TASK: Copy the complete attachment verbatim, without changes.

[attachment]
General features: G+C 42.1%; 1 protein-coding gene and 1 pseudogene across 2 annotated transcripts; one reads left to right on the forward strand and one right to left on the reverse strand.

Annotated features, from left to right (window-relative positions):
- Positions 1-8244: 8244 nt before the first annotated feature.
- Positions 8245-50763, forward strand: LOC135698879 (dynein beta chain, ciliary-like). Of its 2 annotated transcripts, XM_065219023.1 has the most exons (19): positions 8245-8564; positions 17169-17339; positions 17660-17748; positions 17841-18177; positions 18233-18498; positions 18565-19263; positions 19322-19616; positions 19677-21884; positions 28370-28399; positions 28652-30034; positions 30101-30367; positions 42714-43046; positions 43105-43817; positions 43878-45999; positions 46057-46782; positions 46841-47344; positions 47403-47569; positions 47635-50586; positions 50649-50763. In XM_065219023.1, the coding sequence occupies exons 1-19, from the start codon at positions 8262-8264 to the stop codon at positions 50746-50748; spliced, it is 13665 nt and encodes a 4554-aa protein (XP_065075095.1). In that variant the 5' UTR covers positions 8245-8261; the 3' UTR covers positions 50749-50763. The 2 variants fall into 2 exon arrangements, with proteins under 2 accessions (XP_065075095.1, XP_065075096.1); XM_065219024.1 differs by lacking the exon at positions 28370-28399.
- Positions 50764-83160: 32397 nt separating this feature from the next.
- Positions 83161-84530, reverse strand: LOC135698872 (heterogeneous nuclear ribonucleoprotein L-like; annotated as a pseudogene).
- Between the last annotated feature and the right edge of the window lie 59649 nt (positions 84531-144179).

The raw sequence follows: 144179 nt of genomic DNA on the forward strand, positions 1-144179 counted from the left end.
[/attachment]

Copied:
General features: G+C 42.1%; 1 protein-coding gene and 1 pseudogene across 2 annotated transcripts; one reads left to right on the forward strand and one right to left on the reverse strand.

Annotated features, from left to right (window-relative positions):
- Positions 1-8244: 8244 nt before the first annotated feature.
- Positions 8245-50763, forward strand: LOC135698879 (dynein beta chain, ciliary-like). Of its 2 annotated transcripts, XM_065219023.1 has the most exons (19): positions 8245-8564; positions 17169-17339; positions 17660-17748; positions 17841-18177; positions 18233-18498; positions 18565-19263; positions 19322-19616; positions 19677-21884; positions 28370-28399; positions 28652-30034; positions 30101-30367; positions 42714-43046; positions 43105-43817; positions 43878-45999; positions 46057-46782; positions 46841-47344; positions 47403-47569; positions 47635-50586; positions 50649-50763. In XM_065219023.1, the coding sequence occupies exons 1-19, from the start codon at positions 8262-8264 to the stop codon at positions 50746-50748; spliced, it is 13665 nt and encodes a 4554-aa protein (XP_065075095.1). In that variant the 5' UTR covers positions 8245-8261; the 3' UTR covers positions 50749-50763. The 2 variants fall into 2 exon arrangements, with proteins under 2 accessions (XP_065075095.1, XP_065075096.1); XM_065219024.1 differs by lacking the exon at positions 28370-28399.
- Positions 50764-83160: 32397 nt separating this feature from the next.
- Positions 83161-84530, reverse strand: LOC135698872 (heterogeneous nuclear ribonucleoprotein L-like; annotated as a pseudogene).
- Between the last annotated feature and the right edge of the window lie 59649 nt (positions 84531-144179).

The raw sequence follows: 144179 nt of genomic DNA on the forward strand, positions 1-144179 counted from the left end.